Industry experts looking into future of snow sports
Special to the Daily
Editor’s note: Arn Menconi, executive director of Avon-based youth nonprofit SOS Outreach, is on the road attending a series of ski and snowboard industry tradeshows and conferences. He’ll be sending dispatches from the events, telling readers what’s new and interesting in the world of snow sports. This dispatch comes from the National Ski Areas Association Winter Conference.
STEAMBOAT SPRINGS — More than 775 snow sports industry leaders from across the country descended on Steamboat for the National Ski Areas Association’s winter conference and trade show this past week to look into the crystal ball of snow sports.
A big concern was the lack of snow in California and the Pacific Northwest, and how that might affect overall numbers for the season. Another was what seemed like unusual cold snaps on the East Coast, bringing temperatures that were once normal between 1970 and 1989. Back then there were 12 cold snaps where the national average temperature dropped below 18 degrees, yet between 1997 and now there has only been one. Changing weather patterns have been affecting the growth of the sport during the past four years.
Another area affecting growth is the changing demographics of kids younger than 18. Just 40 years ago, the population younger than 18 was a 20 percent minority, but now it’s 50 percent. The lack of diversity is part of the reason why skiing and snowboarding aren’t seeing increases in young people entering the sport.
Other factors proving worrisome for those running today’s ski resorts are complex and include income inequality, and a college-educated workforce that has not returned to pre-recession numbers and more young people leaving the workforce. Conference goers also discussed approaches and difficulties in effective marketing toward younger generations.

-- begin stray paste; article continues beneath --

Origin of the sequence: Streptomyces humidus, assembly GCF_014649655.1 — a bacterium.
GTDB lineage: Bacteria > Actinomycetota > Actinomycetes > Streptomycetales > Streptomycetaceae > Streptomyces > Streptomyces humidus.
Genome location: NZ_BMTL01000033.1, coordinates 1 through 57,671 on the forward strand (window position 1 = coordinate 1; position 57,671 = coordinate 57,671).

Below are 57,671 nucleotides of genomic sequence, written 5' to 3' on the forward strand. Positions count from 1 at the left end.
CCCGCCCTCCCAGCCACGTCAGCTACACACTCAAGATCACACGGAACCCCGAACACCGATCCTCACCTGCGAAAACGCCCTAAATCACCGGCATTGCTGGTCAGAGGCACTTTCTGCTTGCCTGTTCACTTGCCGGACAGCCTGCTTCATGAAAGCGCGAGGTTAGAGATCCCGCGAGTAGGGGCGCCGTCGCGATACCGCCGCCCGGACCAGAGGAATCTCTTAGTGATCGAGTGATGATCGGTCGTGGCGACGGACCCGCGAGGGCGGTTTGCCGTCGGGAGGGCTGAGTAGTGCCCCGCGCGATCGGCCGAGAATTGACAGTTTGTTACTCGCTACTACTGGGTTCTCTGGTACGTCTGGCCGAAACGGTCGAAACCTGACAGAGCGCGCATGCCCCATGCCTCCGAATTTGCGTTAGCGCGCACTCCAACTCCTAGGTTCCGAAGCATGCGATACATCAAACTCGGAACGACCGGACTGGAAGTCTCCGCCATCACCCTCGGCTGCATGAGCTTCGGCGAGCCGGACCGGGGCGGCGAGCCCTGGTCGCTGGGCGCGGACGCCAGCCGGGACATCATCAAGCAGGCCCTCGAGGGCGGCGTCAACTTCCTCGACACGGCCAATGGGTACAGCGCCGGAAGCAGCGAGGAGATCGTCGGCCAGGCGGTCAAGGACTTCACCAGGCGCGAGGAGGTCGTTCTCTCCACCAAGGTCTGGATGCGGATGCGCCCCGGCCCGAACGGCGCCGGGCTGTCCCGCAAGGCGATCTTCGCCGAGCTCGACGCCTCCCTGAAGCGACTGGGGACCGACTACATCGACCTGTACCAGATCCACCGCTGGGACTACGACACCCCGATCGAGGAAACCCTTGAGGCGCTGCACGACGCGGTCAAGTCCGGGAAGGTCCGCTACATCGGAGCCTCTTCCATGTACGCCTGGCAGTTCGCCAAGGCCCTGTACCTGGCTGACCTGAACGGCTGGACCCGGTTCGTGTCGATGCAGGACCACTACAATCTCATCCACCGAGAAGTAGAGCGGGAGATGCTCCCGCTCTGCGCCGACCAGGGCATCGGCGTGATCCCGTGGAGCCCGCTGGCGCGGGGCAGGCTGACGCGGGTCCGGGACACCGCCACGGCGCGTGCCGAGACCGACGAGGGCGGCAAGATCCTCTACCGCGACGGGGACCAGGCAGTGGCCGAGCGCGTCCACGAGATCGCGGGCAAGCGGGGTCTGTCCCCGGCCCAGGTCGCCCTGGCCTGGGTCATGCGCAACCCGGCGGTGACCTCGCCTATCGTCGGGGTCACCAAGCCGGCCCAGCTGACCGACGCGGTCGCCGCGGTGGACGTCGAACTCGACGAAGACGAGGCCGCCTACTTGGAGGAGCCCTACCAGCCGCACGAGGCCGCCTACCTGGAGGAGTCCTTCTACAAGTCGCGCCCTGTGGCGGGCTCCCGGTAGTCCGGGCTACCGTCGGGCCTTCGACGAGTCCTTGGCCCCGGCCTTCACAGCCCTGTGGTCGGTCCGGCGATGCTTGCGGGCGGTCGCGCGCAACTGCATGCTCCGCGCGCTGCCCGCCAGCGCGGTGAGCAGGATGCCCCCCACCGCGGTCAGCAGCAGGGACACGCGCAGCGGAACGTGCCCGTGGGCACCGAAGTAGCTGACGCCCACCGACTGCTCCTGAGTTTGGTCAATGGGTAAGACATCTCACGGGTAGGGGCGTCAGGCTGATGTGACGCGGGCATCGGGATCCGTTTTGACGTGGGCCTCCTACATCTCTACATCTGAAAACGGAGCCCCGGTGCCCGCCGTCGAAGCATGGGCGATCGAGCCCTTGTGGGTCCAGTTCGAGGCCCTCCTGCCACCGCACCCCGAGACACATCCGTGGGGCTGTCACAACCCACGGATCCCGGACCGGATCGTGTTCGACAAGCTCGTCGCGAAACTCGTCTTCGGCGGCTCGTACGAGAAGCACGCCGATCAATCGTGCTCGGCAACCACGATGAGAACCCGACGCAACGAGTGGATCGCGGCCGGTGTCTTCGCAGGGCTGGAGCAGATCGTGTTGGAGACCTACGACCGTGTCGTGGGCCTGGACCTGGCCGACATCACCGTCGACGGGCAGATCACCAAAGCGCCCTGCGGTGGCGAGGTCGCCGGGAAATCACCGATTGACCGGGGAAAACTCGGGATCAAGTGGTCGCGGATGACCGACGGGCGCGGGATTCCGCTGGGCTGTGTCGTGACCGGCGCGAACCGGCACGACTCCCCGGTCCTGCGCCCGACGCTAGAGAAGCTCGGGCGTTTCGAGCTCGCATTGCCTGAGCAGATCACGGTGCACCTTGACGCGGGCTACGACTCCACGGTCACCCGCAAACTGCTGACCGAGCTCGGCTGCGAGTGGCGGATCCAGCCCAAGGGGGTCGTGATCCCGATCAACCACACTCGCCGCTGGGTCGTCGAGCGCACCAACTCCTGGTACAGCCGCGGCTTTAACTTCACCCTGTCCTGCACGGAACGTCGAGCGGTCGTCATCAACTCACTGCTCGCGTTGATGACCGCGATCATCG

Of particular interest to many attendees was the issue of generating skiers and snowboarders. Collectively, the industry has set a goal of generating 6 percent more participants per season — that translates into about 60,000 new participants each year, or 24,000 new households each season.
“Variable conditions in some regions may result in our falling short of this goal, but regardless, we will be acutely interested in evaluating the number of new participants drawn to the sport in our end of season analyses,” said Nate Fristoe, director of RRC Analysis, a consultant research firm for the National Ski Area Association.
Within Generation Z, those born between mid 2000s to present day, marketers are seeing mini sub-generations forming due to the rapid changes in technology. “They will spend 20 percent of their time on social media … the multi-tasking generation has 10 seconds before you lose them … this requires producers of snow sports to create terrain parks with constant stimulation to make a connection,” said Joe Hession, the president of snow operating at Vail Resorts. Hession also demonstrated how terrain-based learning could keep more new skiers and riders in the sport by offering more stimulation and tactile features during the learning experience.
Ski mountain operators refer to themselves as “snow farmers” — when it snows, they make profits. However, since the advent of publicly traded companies and real estate investment trusts, resorts have had to operate in a more sophisticated manner. Many resorts are making returns on understanding the margins across purchases and estimating how many customers it might make. You buy a lift ticket, food, rentals, lodging, ski school, or even real estate and it all goes into their bottom line.
So, conferences such as these can assist in bringing a lot of the industry’s focus together, but much of the work is done in the hallway conversations between old friends who have learned from one another across the decades. It’s a small industry where everyone knows each other, maybe worked at the same resorts together and are all passionate about selling fun.